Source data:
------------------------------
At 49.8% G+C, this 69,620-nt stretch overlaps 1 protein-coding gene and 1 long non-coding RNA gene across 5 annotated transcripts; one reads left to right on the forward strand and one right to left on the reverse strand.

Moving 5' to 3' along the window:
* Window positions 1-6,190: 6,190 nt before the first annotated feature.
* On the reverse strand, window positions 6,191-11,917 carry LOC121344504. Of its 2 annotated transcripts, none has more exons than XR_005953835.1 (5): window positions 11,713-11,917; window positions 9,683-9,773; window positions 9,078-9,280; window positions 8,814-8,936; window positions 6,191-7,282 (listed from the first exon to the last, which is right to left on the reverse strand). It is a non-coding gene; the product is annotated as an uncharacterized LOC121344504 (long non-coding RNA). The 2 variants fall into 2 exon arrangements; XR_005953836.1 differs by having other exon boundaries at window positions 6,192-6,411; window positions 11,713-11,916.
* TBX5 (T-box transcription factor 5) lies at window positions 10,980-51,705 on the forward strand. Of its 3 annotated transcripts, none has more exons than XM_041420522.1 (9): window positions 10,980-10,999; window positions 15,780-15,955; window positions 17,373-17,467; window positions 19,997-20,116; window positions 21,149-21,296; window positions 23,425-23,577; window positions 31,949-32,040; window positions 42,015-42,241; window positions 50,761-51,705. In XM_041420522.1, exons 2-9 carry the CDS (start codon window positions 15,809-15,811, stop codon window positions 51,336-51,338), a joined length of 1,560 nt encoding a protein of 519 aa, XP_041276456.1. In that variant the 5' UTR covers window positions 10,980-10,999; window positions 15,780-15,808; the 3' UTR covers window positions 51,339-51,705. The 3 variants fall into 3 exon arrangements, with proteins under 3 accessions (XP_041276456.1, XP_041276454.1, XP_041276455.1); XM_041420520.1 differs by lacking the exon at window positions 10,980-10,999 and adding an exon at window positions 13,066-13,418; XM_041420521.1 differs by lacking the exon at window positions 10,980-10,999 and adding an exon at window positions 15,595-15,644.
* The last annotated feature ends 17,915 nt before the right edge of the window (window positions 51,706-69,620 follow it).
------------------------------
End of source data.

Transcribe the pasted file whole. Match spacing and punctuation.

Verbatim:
At 49.8% G+C, this 69,620-nt stretch overlaps 1 protein-coding gene and 1 long non-coding RNA gene across 5 annotated transcripts; one reads left to right on the forward strand and one right to left on the reverse strand.

Moving 5' to 3' along the window:
* Window positions 1-6,190: 6,190 nt before the first annotated feature.
* On the reverse strand, window positions 6,191-11,917 carry LOC121344504. Of its 2 annotated transcripts, none has more exons than XR_005953835.1 (5): window positions 11,713-11,917; window positions 9,683-9,773; window positions 9,078-9,280; window positions 8,814-8,936; window positions 6,191-7,282 (listed from the first exon to the last, which is right to left on the reverse strand). It is a non-coding gene; the product is annotated as an uncharacterized LOC121344504 (long non-coding RNA). The 2 variants fall into 2 exon arrangements; XR_005953836.1 differs by having other exon boundaries at window positions 6,192-6,411; window positions 11,713-11,916.
* TBX5 (T-box transcription factor 5) lies at window positions 10,980-51,705 on the forward strand. Of its 3 annotated transcripts, none has more exons than XM_041420522.1 (9): window positions 10,980-10,999; window positions 15,780-15,955; window positions 17,373-17,467; window positions 19,997-20,116; window positions 21,149-21,296; window positions 23,425-23,577; window positions 31,949-32,040; window positions 42,015-42,241; window positions 50,761-51,705. In XM_041420522.1, exons 2-9 carry the CDS (start codon window positions 15,809-15,811, stop codon window positions 51,336-51,338), a joined length of 1,560 nt encoding a protein of 519 aa, XP_041276456.1. In that variant the 5' UTR covers window positions 10,980-10,999; window positions 15,780-15,808; the 3' UTR covers window positions 51,339-51,705. The 3 variants fall into 3 exon arrangements, with proteins under 3 accessions (XP_041276456.1, XP_041276454.1, XP_041276455.1); XM_041420520.1 differs by lacking the exon at window positions 10,980-10,999 and adding an exon at window positions 13,066-13,418; XM_041420521.1 differs by lacking the exon at window positions 10,980-10,999 and adding an exon at window positions 15,595-15,644.
* The last annotated feature ends 17,915 nt before the right edge of the window (window positions 51,706-69,620 follow it).